After all, it’s easier to retain people while they are in your wine club than it is to gain new ones.
Going back to basics with guest author Geoffrey Moss MW, principal at Lithica Wine Marketing.
There’s a story behind every purchase. That’s not clear when you look at a single transaction, though. You see an order total, a list of products, and maybe a discount. There’s a lot missing. But taken together, transactional data can be illuminating. Especially when it comes to your wine club.
For my Master of Wine research paper, I analyzed the transactional data for nine anonymized California wineries to see if there were common factors that affected wine club attrition. The goal was not necessarily to predict whether a club member will terminate their membership. If that was the case, we could use a simple model centered around a customer’s membership length.
Eventually, members will quit. And we already have a rough idea of when that will happen based on the average tenure of our wine club. Of course, we don’t just accept that as fact. We work hard to retain members, especially as they approach the expected tenure of their membership. After all, it’s easier to retain members than it is to gain new ones.
Instead, the goal was to identify whether there are club-level or member-level variables that affect member termination. Let’s start with the former. The structure and design of your wine club matters. But not necessarily in the ways that you intuitively expect.
What reduces wine club attrition?
Increasing the number of unique SKUs in a club shipment reduces the risk of termination. This suggests that club members value variety. Making certain wines available exclusively to club members may not only be an incentive for a customer to join a club, but also to stay in a club over time.
Wineries should schedule at least two club shipments in every 6-month interval to minimize the length of time between club shipments. This steeply reduces the risk of termination, indicating that club members desire frequent engagement with the winery. Wineries with a limited portfolio may want to consider dividing their club wines across more frequent shipments.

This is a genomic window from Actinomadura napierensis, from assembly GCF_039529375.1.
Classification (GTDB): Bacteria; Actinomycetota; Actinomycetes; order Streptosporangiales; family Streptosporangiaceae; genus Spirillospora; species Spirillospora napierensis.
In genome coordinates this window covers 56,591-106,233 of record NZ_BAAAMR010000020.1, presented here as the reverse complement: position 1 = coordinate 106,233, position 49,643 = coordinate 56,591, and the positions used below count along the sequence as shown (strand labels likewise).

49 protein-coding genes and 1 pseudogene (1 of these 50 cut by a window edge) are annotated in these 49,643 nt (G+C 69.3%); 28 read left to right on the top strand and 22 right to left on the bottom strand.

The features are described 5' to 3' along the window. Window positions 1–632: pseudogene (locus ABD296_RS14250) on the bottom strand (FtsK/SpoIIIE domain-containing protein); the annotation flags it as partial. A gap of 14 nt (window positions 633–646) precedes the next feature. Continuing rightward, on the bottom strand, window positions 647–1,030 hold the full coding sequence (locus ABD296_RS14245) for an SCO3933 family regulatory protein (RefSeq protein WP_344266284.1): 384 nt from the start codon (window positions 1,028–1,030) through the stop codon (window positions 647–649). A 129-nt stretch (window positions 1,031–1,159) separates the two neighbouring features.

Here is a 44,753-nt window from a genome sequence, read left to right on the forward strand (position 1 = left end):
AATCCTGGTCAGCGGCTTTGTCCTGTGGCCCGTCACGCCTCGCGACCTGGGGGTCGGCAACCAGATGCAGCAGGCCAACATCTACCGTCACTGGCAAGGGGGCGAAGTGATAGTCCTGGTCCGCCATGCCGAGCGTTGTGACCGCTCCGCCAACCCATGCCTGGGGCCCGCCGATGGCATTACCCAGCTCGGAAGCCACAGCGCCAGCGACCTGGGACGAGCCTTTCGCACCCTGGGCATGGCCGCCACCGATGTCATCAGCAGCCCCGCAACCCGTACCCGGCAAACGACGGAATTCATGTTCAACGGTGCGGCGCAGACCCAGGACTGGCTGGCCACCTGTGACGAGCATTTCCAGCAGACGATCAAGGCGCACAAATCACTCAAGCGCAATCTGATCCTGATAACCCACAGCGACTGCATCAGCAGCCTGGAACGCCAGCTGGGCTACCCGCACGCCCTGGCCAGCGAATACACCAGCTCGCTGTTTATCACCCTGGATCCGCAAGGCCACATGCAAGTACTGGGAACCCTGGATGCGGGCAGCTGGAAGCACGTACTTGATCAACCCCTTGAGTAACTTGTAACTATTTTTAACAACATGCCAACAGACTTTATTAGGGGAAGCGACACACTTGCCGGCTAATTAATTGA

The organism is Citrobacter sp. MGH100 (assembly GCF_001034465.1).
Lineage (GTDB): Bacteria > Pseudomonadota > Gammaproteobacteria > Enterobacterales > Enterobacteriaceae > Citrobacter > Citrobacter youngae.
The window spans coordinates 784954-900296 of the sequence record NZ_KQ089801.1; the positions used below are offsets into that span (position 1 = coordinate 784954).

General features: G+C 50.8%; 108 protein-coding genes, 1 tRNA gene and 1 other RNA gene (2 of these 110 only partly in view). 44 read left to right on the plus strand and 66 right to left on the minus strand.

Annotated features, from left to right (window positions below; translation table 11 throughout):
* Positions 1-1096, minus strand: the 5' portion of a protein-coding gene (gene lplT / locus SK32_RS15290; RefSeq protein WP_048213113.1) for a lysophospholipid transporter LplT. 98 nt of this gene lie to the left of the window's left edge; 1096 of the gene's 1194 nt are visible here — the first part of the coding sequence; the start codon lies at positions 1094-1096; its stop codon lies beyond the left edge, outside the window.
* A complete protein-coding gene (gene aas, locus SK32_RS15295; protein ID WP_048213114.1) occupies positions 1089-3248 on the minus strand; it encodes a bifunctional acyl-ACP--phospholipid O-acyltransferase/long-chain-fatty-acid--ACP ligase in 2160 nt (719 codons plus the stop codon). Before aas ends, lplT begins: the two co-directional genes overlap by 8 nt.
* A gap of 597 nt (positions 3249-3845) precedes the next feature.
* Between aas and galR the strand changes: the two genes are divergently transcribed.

Offering free shipping on club shipments is not as impactful as you may intuitively expect, but it still reduces the probability of termination by approximately seven percent. Of course, customers will likely know whether they benefit from free shipping on club shipments when they join. So, there could be an element of self-selection: customers who value free shipping won’t join the club in the first place.
What doesn’t seem to retain members?
Club discounts marginally increase the likelihood of termination. This is surprising, especially as club discounts are one of the most common benefits for wine club members. But they simply may not be highly valued by club members, or viewed as an important point of differentiation. This is consistent with research that shows consumers value complimentary shipping over discounts.
Pricey Club Shipments
As the cost of a club shipment increases, so too does the likelihood of termination. Again, there’s an element of self-selection: customers likely know the approximate cost of the wines when they join a club. But, for some clubs, there may be significant variation in cost between club shipments, especially in the fall when reserve-level red wines are likely to be released. Wineries should aim to minimize such fluctuations or provide the opportunity to opt-out of a club shipment, if necessary.
Find out for yourself
The above will not hold true for all wineries. I encourage you to analyze your own transactional data and see what it tells you. You may find a subtle tweak can make a remarkable difference.
Geoffrey Moss earned his Master of Wine in Fall 2020, an achievement that tops his exploration of many facets of the wine industry. He was awarded the Villa Maria Award for his outstanding knowledge and understanding of viticulture and the Robert Mondavi Winery Award for the best performance across all the theory papers in the MW exam.
His resumé includes working with Don Triggs and family at Culmina Family Estate Winery and then as part of the team at the ambitious Phantom Creek Estates project, seeing the brand and winery emerge from start to completion.
Geoffrey founded Lithica Wine Marketing in 2019, a boutique agency that helps wineries develop effective, customer-centric business and marketing strategies. He runs the wine consulting business from Penticton in the heart of the Okanagan Valley.
Connect with Geoffrey at https://lithica.wine.
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